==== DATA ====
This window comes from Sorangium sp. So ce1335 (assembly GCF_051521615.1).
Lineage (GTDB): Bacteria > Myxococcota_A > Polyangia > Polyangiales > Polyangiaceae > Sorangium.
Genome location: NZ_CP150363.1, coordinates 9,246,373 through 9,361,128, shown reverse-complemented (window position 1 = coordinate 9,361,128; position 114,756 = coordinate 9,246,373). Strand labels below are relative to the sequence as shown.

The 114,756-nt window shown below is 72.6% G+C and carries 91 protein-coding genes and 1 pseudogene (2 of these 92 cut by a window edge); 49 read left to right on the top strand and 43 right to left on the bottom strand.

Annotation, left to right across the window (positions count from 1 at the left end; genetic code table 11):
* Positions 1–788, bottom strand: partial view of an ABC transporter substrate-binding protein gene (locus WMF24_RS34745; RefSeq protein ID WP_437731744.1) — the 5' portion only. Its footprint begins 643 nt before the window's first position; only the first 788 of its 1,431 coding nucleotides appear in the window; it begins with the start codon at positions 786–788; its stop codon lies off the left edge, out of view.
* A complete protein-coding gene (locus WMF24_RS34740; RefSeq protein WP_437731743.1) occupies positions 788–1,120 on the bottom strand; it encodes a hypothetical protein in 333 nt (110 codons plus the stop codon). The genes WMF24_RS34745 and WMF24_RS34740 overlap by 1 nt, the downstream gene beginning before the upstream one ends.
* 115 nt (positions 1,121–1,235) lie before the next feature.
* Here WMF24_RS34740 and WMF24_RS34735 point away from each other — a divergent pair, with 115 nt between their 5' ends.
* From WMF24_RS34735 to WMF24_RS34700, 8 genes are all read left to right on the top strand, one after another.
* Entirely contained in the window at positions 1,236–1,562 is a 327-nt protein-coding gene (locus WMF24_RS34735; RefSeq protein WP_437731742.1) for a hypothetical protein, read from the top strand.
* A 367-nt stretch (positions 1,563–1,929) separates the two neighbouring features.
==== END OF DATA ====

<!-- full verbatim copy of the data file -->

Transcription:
This window comes from Sorangium sp. So ce1335 (assembly GCF_051521615.1).
Lineage (GTDB): Bacteria > Myxococcota_A > Polyangia > Polyangiales > Polyangiaceae > Sorangium.
Genome location: NZ_CP150363.1, coordinates 9,246,373 through 9,361,128, shown reverse-complemented (window position 1 = coordinate 9,361,128; position 114,756 = coordinate 9,246,373). Strand labels below are relative to the sequence as shown.

The 114,756-nt window shown below is 72.6% G+C and carries 91 protein-coding genes and 1 pseudogene (2 of these 92 cut by a window edge); 49 read left to right on the top strand and 43 right to left on the bottom strand.

Annotation, left to right across the window (positions count from 1 at the left end; genetic code table 11):
* Positions 1–788, bottom strand: partial view of an ABC transporter substrate-binding protein gene (locus WMF24_RS34745; RefSeq protein ID WP_437731744.1) — the 5' portion only. Its footprint begins 643 nt before the window's first position; only the first 788 of its 1,431 coding nucleotides appear in the window; it begins with the start codon at positions 786–788; its stop codon lies off the left edge, out of view.
* A complete protein-coding gene (locus WMF24_RS34740; RefSeq protein WP_437731743.1) occupies positions 788–1,120 on the bottom strand; it encodes a hypothetical protein in 333 nt (110 codons plus the stop codon). The genes WMF24_RS34745 and WMF24_RS34740 overlap by 1 nt, the downstream gene beginning before the upstream one ends.
* 115 nt (positions 1,121–1,235) lie before the next feature.
* Here WMF24_RS34740 and WMF24_RS34735 point away from each other — a divergent pair, with 115 nt between their 5' ends.
* From WMF24_RS34735 to WMF24_RS34700, 8 genes are all read left to right on the top strand, one after another.
* Entirely contained in the window at positions 1,236–1,562 is a 327-nt protein-coding gene (locus WMF24_RS34735; RefSeq protein WP_437731742.1) for a hypothetical protein, read from the top strand.
* A 367-nt stretch (positions 1,563–1,929) separates the two neighbouring features.